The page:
Feng Shui and Home Décor

Lapis lazuli is also used in Feng Shui practices to bring positive energy into homes and workplaces. Placing lapis lazuli stones in certain areas is thought to enhance communication, reduce stress, and create a harmonious environment. Additionally, lapis lazuli decor items, such as sculptures and vases, add an elegant and serene touch to interior spaces.

Scientific Research and Potential Benefits

While much of the acclaim for lapis lazuli’s healing properties comes from anecdotal evidence and traditional beliefs, some scientific research is exploring its potential benefits. Studies on the placebo effect and the influence of belief on healing suggest that the perceived benefits of lapis lazuli and other gemstones may have a positive impact on mental and emotional health.

Technological Applications

Recent advancements have explored the use of lapis lazuli in technology. Its unique properties make it a subject of interest for nanotechnology and materials science, although these applications are still in the experimental stages.

Market Value of Lapis Lazuli

Lapis lazuli’s market value varies significantly based on several factors, including color, quality, origin, and size.

Factors Influencing Value

  • Color: The most valuable lapis lazuli is deep, intense blue with minimal white calcite and abundant golden pyrite flecks. Stones with a dull or pale color are less valuable.
  • Quality: High-quality lapis lazuli has a uniform color and fewer visible inclusions. Stones with significant calcite or other impurities are less desirable.
  • Origin: Lapis lazuli from Afghanistan is generally considered the best quality and thus commands higher prices. Stones from other regions may be less expensive but still valuable.
  • Size: Larger, high-quality lapis lazuli stones are rarer and more expensive. Smaller pieces or those used in beads and carvings are more affordable.

Price Range

The price of lapis lazuli can range from a few dollars per carat for lower-quality stones to several hundred dollars per carat for the finest specimens. Jewelry pieces can vary widely in price based on the design, setting, and quality of the lapis lazuli used.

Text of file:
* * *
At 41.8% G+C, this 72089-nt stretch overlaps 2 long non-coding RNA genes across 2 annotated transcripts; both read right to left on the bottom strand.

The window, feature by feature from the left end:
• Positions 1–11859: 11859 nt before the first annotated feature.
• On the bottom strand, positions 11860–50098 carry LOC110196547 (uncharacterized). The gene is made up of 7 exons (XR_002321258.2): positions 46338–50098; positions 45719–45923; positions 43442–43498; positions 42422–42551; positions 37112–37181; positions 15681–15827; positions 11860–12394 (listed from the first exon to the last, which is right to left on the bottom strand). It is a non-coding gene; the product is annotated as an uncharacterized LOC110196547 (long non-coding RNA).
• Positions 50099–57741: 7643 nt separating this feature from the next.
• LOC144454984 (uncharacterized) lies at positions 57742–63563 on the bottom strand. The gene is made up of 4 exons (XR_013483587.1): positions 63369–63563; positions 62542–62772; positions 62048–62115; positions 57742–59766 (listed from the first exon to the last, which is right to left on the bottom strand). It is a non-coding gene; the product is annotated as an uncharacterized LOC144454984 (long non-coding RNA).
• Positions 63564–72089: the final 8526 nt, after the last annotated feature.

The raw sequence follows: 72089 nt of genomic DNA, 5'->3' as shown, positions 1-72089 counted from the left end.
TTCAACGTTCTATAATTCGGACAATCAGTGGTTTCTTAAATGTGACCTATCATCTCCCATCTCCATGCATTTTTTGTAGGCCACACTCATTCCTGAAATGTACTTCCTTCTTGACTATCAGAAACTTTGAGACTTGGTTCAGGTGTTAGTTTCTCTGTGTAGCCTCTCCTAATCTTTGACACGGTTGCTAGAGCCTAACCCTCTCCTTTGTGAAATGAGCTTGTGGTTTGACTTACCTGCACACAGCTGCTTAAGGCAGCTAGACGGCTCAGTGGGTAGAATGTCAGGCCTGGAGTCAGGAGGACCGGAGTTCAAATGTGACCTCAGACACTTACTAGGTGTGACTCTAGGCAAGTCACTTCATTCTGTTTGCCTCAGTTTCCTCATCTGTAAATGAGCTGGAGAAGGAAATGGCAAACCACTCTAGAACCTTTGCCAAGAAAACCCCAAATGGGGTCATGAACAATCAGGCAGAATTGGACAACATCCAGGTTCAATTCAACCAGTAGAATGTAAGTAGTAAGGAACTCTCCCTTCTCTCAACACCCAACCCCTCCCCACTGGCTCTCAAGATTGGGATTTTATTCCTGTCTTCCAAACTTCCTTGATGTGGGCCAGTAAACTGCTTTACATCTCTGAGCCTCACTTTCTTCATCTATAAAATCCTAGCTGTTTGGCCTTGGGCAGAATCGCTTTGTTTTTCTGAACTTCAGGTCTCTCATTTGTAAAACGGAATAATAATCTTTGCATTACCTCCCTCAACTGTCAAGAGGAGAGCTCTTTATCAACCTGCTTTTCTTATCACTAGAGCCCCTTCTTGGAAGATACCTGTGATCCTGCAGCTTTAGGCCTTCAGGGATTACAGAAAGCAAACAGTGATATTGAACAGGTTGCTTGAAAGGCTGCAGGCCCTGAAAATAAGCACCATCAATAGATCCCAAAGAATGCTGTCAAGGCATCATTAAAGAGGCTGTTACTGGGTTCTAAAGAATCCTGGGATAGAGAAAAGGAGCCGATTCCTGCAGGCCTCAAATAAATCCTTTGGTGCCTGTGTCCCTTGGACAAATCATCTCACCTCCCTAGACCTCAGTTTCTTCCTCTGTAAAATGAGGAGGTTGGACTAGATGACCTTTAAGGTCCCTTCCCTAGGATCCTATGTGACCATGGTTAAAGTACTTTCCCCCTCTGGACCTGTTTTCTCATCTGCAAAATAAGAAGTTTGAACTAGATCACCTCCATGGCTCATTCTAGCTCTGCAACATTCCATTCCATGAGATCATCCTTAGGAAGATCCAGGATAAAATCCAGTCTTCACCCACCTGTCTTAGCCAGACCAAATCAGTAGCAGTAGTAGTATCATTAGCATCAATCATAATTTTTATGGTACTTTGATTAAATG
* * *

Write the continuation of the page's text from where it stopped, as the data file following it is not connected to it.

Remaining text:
Market Trends

Lapis lazuli remains a popular gemstone in the jewelry market, particularly for those seeking unique and historically significant stones. Its use in holistic healing and spiritual practices also contributes to its ongoing demand. As interest in natural and ethically sourced gemstones grows, high-quality lapis lazuli is likely to maintain its value and appeal.

Buying and Caring Tips

To fully enjoy the benefits and beauty of lapis lazuli, it’s essential to purchase genuine stones and care for them properly.

Purchasing Genuine Lapis Lazuli

When buying lapis lazuli, look for stones with a deep, even blue color and visible pyrite inclusions. Be wary of imitations or stones that are dyed to enhance their color. Purchasing from reputable dealers and asking for certification can help ensure authenticity. Synthetic or dyed stones often lack the depth and richness of natural lapis lazuli.

Caring for Lapis Lazuli Jewelry

Lapis lazuli is a relatively soft stone, so it requires gentle handling. Avoid exposing it to harsh chemicals, extreme temperatures, or prolonged sunlight. Clean it with a soft, damp cloth and store it separately from other jewelry to prevent scratches and damage.

Recharging and Cleansing

To maintain the energetic properties of lapis lazuli, it’s important to cleanse and recharge the stone regularly. This can be done by placing it under moonlight, burying it in the earth, or using other cleansing stones like clear quartz. Regularly cleansing lapis lazuli helps to remove any negative energies it may have absorbed.

Professional Maintenance

For high-value lapis lazuli jewelry, consider having it professionally cleaned and inspected periodically. Jewelers can ensure that settings remain secure and the stone retains its brilliance.


Lapis lazuli’s allure endures through the ages, from its revered status in ancient civilizations to its modern applications in jewelry and holistic healing. This gemstone’s deep blue color, historical significance, and spiritual properties make it a truly remarkable and cherished stone. By appreciating its past and exploring its potential in the present, we can continue to honor the timeless beauty and mystique of lapis lazuli.

Whether you’re drawn to its historical connections, its artistic uses, or its spiritual benefits, lapis lazuli remains a powerful and captivating gemstone. Embrace its rich heritage and let its profound energy inspire and enhance your life.

In exploring the wonders of lapis lazuli, we find a gemstone that bridges the gap between ancient wisdom and modern innovation, continuing to inspire and heal those who seek its captivating beauty and profound properties.